Athletes Serving Athletes race at 10-Miler

Posted at 6:10 PM, Jun 01, 2016

Imagine not being able to walk or run. Imagine being wheelchair bound and feeling different than everyone else. 

The world can often make those with disabilities feel alone, but there’s one local group whose mission is to change that, and they’re doing it one race at a time.

For athletes like Matthew, it’s freedom. Matthew has autism, angelman syndrome, a rare genetic disorder, and epilepsy.

But that’s not stopping this 18-year old from competing in 19 races this season with Athletes Serving Athletes, including theBaltimore 10 Miler.

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"Doors have been opened that we would have never been able, that we would have never thought we could have gotten through. He's accomplished so many more things, and in the process, he's pulled me along,” his mom Janice Wright said.

They actually pull each other along. Janice physically pulls Matthew along the course.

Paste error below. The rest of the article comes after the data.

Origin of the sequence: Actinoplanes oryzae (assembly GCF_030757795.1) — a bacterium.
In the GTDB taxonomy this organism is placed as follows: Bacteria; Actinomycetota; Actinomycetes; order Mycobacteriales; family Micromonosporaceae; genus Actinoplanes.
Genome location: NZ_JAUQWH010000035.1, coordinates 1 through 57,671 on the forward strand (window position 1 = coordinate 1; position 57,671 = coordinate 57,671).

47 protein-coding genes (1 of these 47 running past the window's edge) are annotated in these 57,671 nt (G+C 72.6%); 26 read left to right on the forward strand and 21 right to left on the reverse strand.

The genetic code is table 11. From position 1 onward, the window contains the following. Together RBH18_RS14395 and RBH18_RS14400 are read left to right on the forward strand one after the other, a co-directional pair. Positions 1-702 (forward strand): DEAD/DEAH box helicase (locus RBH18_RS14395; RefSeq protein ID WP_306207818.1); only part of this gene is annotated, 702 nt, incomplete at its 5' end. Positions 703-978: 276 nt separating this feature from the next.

"When we’re going down the chute and hearing people cheer him on my heart just burst, because you know they’re cheering for him.” Janice said.

Athletes Serving Athletes volunteer Katie Schaeffer said, “You can watch their face. They stay super happy the entire day.”

Katie Schaeffer is a team captain and runs with Karen. The two have known each other for a few years now, so Katie knows the daily challenges Karen faces. That makes this program even more special.

“The world isn’t really meant for people with disabilities. It’s not really universally designed at all, so this is a great way to equalize everything and kind of make it so that everyone is on the same playing field and accomplishing the same thing,” Schaeffer said.

And that’s one of the goals of the program… to make the athletes feel loved, included, and accepted.

Founding board member and executive director, David Slomkowski said, “The majority of our athletes are very limited mobility, some of them have no mobility, and cognitively, they’re all over the spectrum"

Slomkowski says the idea for Athletes Serving Athletes came from Team Hoyt, a Boston father who pushed and carried his son with cerebral palsy over countless finish lines.

Because of Team Hoyt and local organizers, Athletes Serving Athletes has grown to about 150 athletes with disabilities competing in 85 scheduled events throughout the year.

To learn more about ASA clickhere.

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